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Violence Follows English Fans

Updated:
LONDON (AP) — Fears are growing that soccer hooliganism and fighting on an even greater scale could ruin next month's European Championships.

``Soccer: The Gutter Again,'' declared The Sun, Britain's biggest-selling tabloid, on Friday after two days of violent clashes scarred the UEFA Cup final between Turkey's Galatasaray and Britain's Arsenal.

While England apologized Thursday for the mayhem, authorities were predicting that the Euro 2000 tournament, which runs from June 10-July 2 in Belgium and the Netherlands, could be a battleground for even worse rioting if it draws hooligans from across Europe.

``The mindless few must not spoil it for the rest,'' Arsenal Chairman Peter Hill-Wood was quoted as telling The Sun. ``Football must never be beaten by hooliganism.''

Dozens of fans were injured, including four who were stabbed, and 64 were arrested in vicious fighting between rampaging mobs of English and Turkish supporters in Copenhagen before Wednesday night's game.

Danish authorities Thursday fined and expelled the 19 Britons and 15 Turks who were arrested. They were also banned from entering Denmark for one year.

Galatasaray won the game 4-1 in a penalty shootout, becoming the first Turkish team to win a European soccer title and provoking huge celebrations in Turkey. But the game was virtually an afterthought in England following the running street battles that left a trail of devastation in the city.

``We apologize to the Danes for what happened in the last 48 hours,'' said David Davies, executive director of the English Football Association. ``The people of that hospitable city deserve better, much better. They deserve the apologies of ourselves and of the Turks. There are absolutely no excuses.''

Prime Minister Tony Blair also weighed in, declaring, ``I condemn absolutely, without any reservations at all, these appalling acts of violence by so-called fans.''

Violence also flared Wednesday night in London, where hundreds of Arsenal fans rampaged through the Finsbury Park area near the team's home stadium at Highbury, attacking Turkish businesses, throwing bottles and smashing windows. Six people were arrested and three policemen were injured.

The British media condemned the violence in both countries and warned authorities to start acting now to prevent a repeat next month.

The Mirror, a British tabloid, urged the British government to take stronger action to prevent known troublemakers from traveling abroad to soccer games. Legislation giving authorities the power to take passports away from suspected hooligans was watered down last year following complaints that civil liberties would be violated.

Under an editorial titled, ``Keep our hooligans at home,'' the Mirror called on Home Secretary Jack Straw, the British official responsible for law and order, to crack down.

``Let's see how hard he can be on the soccer thugs who shame this country,'' the tabloid said. ``Violent soccer hooligans deserve no breaks.''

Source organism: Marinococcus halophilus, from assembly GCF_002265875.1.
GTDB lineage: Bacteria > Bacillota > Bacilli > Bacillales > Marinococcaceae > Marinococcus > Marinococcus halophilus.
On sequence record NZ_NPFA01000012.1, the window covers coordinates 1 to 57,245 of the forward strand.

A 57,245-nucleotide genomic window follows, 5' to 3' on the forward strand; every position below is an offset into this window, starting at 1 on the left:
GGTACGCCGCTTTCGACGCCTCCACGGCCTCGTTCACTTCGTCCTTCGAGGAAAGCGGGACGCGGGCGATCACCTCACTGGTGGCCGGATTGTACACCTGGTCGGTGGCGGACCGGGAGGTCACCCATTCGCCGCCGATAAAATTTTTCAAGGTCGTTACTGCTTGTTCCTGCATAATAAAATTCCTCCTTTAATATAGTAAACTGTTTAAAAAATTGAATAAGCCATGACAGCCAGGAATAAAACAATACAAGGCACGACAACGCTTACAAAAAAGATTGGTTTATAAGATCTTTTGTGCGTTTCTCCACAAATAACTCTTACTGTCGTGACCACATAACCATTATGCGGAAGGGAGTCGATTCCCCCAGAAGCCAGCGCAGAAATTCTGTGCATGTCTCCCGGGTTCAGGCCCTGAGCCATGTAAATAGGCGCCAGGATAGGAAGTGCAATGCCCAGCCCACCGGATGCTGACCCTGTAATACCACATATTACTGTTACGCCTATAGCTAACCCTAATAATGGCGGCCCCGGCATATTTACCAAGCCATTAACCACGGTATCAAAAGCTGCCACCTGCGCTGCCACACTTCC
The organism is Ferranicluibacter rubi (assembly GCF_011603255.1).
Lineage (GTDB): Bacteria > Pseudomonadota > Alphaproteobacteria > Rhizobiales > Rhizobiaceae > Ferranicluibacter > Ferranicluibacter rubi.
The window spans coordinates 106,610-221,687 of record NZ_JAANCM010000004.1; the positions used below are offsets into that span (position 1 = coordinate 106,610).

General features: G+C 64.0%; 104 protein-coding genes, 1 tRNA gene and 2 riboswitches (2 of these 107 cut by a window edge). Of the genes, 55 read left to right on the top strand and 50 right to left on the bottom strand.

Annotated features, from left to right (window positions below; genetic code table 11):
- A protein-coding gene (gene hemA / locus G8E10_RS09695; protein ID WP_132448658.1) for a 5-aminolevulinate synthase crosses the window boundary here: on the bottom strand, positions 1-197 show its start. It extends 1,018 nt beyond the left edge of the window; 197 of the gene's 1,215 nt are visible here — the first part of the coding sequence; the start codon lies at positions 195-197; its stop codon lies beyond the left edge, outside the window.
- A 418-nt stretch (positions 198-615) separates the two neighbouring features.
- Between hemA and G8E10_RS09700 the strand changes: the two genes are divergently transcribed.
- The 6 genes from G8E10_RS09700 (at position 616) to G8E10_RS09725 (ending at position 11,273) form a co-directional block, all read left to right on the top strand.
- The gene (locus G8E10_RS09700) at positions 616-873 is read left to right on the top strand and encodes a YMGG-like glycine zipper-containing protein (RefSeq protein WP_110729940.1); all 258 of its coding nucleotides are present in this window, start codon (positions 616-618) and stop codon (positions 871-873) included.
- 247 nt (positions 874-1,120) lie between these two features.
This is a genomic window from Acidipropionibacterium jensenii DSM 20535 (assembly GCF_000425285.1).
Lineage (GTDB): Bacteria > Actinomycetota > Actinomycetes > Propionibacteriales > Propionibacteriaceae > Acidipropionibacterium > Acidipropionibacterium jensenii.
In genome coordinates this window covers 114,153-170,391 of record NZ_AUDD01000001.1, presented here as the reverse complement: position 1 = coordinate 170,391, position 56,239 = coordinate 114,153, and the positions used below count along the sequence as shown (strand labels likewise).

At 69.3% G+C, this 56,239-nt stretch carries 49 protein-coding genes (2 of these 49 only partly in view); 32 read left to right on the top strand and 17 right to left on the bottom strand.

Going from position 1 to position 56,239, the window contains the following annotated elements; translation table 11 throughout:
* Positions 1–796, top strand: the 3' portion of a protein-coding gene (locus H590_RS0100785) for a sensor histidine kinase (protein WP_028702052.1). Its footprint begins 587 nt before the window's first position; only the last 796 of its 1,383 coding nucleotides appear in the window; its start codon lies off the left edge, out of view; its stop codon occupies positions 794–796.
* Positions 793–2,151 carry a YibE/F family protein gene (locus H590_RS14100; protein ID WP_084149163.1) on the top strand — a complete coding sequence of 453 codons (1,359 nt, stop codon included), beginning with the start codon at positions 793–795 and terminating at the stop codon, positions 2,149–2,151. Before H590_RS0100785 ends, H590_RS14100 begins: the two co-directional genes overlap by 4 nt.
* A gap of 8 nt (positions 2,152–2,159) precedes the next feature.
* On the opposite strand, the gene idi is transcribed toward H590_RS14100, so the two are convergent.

An official of the National Criminal Intelligence Service, which monitors hooligan activity in England, said he feared that some English fans would try to cause trouble at Euro 2000.

``I can guarantee you that if there is any trouble, English fans will be part of it,'' he said, speaking under the unit's customary policy of anonymity.

The scenes of English thugs running amok in Copenhagen and London did no favors to England's bid for the 2006 World Cup. But Davies and Blair sought to limit the damage, citing the relatively peaceful 1996 European Championship staged in England.

``In this country we have the strongest possible safeguards on football violence,'' Blair said. ``The Euro 96 competition is probably the competition freest of football violence of any competition in recent years.''

South Africa, Germany, Morocco and South Africa are the other 2006 bidders. FIFA will select the host country on July 6.

England has a long reputation for soccer hooliganism dating back 25 years.

After a decade of violence across Europe, English soccer sank to a low in Brussels on May 29, 1985, when Liverpool fans rioted at the Champions Cup final against Juventus at the Heysel stadium. Thirty-nine people died when a wall collapsed under the weight of fleeing fans.

Soccer's European governing body, UEFA, banned English clubs from its competitions indefinitely. The ban was later reduced to five years.

There was little sign of English hooligans when the clubs returned to European competition in 1991. But the violence has been steadily creeping back.

Tensions between English and Turkish fans have been high since the stabbing deaths of two Leeds United fans in Istanbul last month on the eve of a UEFA Cup semifinal game against Galatasaray.

England and Turkey will play in different groups in the Euro 2000 championships, but the two teams have games in nearby cities, providing ample opportunity for clashes between rival fans.
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